I am having a Dean Baker moment, although I suspect Baker will have even more fun with the front page New York Times article bearing the headline above.
This is how the story starts:
China’s latest export is inflation. After falling for years, prices of Chinese goods sold in the United States have risen for the last eight months.
Soaring energy and raw material costs, a falling dollar and new business rules here are forcing Chinese factories to increase the prices of their exports, according to analysts and Western companies doing business here.
The rise was a modest 2.4 percent over the last year. But even that small amount, combined with higher energy and food costs that also reflect China’s growing demands on global resources, contributed to a rise in inflation in the United States. Inflation in the United States was 4.1 percent in 2007, up from 2.5 percent in 2006.
The article also notes, “Some of the current cost pressures are actually by design — Beijing’s design,” and cites measures like elimination of export subsidies and tax rebates, measures sought by the US.
The article fails to mention the single biggest cause of China’s roaring inflation: massive monetary stimulus caused by large, continuing purchases of dollars to fund our current account deficit. In effect, the US has been exporting inflation, and it is finally coming around to haunt us as the dollar depreciates and domestic inflation in our trading partners rises to the point that it shows up in export price increases. But not a word of the role that the funding of our consumption habit plays, at least in the New York Times.
Yves, I think you’re exactly wrong on this one. The purchases of dollars aren’t a monetary stimulus — how can buying Treasury bonds increase the Chinese money supply? Quite the opposite: they’re an attempt to sterilize all those dollar inflows, and *prevent* inflation. If China allowed its exporters to simply spend all the dollars they’re earning, *that* would be inflationary.
The Chinese peg their currency to the US$. Therefore, they must buy (support) the $’s fall by buying Treasuries.
Those Treasuries then become the reserves undergirding China’s monetary base.
anonymous is half right. The Chinese buy US Treasurys. But then, in order to control their own money supply, they turn around and sell renminbi-denominated bonds, to suck back the renminbi cash they just put out. So the net trade is buy US Treasurys, sell renminbi bonds.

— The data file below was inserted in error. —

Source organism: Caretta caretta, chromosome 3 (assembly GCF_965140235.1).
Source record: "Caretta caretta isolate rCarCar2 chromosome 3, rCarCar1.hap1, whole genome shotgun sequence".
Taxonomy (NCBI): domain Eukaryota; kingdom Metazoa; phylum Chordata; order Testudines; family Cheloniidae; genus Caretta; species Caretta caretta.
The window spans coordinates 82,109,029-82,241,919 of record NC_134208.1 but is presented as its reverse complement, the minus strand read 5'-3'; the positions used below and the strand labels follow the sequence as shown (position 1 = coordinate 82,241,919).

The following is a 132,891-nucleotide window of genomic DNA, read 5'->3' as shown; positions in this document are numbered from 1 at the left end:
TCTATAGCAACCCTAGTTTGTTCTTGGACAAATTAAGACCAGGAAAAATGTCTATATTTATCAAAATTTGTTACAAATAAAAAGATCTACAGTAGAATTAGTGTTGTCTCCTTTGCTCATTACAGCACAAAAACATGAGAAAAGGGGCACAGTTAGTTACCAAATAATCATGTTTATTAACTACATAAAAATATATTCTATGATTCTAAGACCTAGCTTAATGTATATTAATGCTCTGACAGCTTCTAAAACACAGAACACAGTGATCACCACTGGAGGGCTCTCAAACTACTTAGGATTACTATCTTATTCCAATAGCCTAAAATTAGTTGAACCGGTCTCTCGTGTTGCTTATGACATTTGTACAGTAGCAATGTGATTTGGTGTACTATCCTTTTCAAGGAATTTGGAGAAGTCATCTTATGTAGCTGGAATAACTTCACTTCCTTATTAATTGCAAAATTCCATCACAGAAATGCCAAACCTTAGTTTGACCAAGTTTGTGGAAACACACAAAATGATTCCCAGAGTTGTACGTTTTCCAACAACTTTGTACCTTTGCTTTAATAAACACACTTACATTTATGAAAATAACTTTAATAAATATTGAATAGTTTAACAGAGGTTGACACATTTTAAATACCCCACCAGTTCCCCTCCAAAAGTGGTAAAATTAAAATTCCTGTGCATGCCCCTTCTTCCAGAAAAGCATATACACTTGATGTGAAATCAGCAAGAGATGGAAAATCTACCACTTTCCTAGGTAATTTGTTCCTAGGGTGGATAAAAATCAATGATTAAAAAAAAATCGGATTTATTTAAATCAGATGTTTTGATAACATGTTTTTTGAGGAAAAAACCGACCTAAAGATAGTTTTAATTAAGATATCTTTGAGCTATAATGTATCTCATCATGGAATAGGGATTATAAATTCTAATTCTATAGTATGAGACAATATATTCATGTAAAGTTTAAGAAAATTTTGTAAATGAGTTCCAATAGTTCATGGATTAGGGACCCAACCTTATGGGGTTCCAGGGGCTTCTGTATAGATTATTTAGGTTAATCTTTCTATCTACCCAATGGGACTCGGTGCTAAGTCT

This is called sterilization. The Japanese also do it. It is leaky, though. It does not always work to control the money supply.
Note that it also makes the reserves in the Chinese central bank worse and worse. I wouldn’t be surprised if the Chinese central bank is the only institution in China that owns no renminbi-denominated bonds.
I didn’t get into sterilization versus non-sterilization issue, incorrectly deeming it to be too technical, although I should have at least alluded to it.
The social unrest resulting from dollar-induced inflation is one of the reasons China is letting the yuan rise. I have not yet tracked it down, but I recall reading Brad Setser saying that it wasn’t clear whether China was sterilizing its Treasury purchases before 2005 (he may actually have said something stronger, as in they likely weren’t). Any past unsterlized Treasury purchases would have led to domestic money supply growth.
He also said in post this week that even permitting the currency appreciation, China was currently having trouble sterilizing its Treasury buys.
Actually, some relevant commentary comes from Nouriel Roubini, in a summary of his paper “The Instability of the Bretton Woods 2 Regime“:
…membership of BW2 leads to significant financial, monetary and real distortions for its members, most of which have to do with the loss of monetary and credit policy independence that a fixed exchange rate peg entails. These distortions are increasingly taking the form of economic overheating, rising inflation and dangerous asset bubbles.
China is a paradigmatic BW2 member.